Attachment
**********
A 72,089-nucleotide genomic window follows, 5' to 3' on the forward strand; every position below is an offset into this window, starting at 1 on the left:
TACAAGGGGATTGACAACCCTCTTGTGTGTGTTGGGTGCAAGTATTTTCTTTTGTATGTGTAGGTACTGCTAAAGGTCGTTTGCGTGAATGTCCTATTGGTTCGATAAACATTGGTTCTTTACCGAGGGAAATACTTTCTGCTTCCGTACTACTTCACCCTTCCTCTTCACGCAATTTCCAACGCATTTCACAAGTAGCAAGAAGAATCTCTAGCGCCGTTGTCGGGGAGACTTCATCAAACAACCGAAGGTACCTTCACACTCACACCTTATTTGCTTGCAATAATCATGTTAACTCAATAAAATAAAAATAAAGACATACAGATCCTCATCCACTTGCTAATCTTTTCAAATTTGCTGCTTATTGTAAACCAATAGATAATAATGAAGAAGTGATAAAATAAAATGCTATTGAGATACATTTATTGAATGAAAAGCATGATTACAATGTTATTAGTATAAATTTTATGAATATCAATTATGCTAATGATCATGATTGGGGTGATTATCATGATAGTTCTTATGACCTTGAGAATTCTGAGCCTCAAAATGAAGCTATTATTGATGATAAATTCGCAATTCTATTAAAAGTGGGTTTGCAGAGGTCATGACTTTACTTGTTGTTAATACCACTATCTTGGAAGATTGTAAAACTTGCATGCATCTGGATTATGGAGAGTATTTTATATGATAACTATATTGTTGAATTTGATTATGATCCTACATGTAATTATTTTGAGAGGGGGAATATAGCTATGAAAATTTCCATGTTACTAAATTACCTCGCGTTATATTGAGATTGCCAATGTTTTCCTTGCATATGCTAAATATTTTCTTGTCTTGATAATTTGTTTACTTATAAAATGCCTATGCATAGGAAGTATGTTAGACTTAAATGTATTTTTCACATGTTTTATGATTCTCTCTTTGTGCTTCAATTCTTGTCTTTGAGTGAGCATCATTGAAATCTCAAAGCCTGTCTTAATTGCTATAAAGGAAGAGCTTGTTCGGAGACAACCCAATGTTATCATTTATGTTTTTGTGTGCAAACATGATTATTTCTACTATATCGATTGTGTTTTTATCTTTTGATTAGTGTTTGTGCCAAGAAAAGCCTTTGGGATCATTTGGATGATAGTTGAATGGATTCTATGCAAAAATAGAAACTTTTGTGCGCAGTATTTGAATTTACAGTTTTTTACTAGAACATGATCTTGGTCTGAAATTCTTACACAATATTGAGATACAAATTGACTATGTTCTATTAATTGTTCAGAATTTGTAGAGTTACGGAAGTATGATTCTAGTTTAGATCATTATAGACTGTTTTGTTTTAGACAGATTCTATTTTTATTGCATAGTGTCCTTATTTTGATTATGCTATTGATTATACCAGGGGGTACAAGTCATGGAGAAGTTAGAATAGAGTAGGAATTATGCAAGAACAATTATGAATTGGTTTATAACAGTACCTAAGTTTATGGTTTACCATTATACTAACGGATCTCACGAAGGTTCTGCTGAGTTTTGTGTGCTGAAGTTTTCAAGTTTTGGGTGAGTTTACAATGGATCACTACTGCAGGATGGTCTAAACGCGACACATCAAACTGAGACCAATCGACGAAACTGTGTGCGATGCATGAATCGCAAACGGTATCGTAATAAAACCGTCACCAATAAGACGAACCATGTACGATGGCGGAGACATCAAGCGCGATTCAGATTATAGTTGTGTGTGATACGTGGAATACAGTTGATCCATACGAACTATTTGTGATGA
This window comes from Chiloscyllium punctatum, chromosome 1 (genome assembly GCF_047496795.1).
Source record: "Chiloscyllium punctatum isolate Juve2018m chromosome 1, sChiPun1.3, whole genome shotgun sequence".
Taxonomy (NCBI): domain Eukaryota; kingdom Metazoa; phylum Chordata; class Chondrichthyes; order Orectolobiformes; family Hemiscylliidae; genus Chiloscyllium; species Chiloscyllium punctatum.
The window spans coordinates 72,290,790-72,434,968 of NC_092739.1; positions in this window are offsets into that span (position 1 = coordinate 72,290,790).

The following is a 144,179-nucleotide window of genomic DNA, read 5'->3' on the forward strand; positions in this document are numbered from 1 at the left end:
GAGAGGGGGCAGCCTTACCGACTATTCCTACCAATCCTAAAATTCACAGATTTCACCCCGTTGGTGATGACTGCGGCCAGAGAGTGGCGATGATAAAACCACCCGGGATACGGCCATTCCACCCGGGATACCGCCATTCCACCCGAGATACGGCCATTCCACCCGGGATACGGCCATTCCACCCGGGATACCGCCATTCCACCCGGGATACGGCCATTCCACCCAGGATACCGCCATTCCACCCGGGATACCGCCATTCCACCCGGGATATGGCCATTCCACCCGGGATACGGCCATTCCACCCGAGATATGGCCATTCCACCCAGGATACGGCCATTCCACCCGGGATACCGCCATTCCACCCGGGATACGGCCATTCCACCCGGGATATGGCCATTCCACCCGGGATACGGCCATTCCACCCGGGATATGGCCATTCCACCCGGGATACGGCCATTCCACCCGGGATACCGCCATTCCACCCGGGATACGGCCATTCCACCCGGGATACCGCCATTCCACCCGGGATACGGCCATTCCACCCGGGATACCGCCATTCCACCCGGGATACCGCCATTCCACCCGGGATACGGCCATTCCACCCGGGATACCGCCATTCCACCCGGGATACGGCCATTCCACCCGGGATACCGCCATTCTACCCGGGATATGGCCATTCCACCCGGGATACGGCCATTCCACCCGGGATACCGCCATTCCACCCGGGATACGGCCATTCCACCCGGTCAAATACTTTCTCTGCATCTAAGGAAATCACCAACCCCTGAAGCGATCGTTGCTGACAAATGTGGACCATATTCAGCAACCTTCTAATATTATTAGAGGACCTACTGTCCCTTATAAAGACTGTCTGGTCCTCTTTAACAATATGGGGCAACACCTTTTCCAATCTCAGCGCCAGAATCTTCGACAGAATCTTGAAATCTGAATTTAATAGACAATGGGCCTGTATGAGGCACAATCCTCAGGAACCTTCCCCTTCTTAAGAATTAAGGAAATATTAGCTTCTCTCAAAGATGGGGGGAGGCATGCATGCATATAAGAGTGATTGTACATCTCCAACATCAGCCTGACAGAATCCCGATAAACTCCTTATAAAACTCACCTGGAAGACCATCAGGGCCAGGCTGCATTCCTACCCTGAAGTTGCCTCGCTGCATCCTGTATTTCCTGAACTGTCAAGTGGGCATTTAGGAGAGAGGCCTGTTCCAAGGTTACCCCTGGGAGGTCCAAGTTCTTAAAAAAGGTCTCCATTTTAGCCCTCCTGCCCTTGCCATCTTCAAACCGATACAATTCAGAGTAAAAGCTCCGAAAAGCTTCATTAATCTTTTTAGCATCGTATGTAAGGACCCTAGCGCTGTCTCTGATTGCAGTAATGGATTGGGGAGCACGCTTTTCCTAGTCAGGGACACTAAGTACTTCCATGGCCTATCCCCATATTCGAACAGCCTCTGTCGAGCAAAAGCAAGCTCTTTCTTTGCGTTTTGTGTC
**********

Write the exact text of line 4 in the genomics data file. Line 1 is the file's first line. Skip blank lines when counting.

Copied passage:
Source record: "Chiloscyllium punctatum isolate Juve2018m chromosome 1, sChiPun1.3, whole genome shotgun sequence".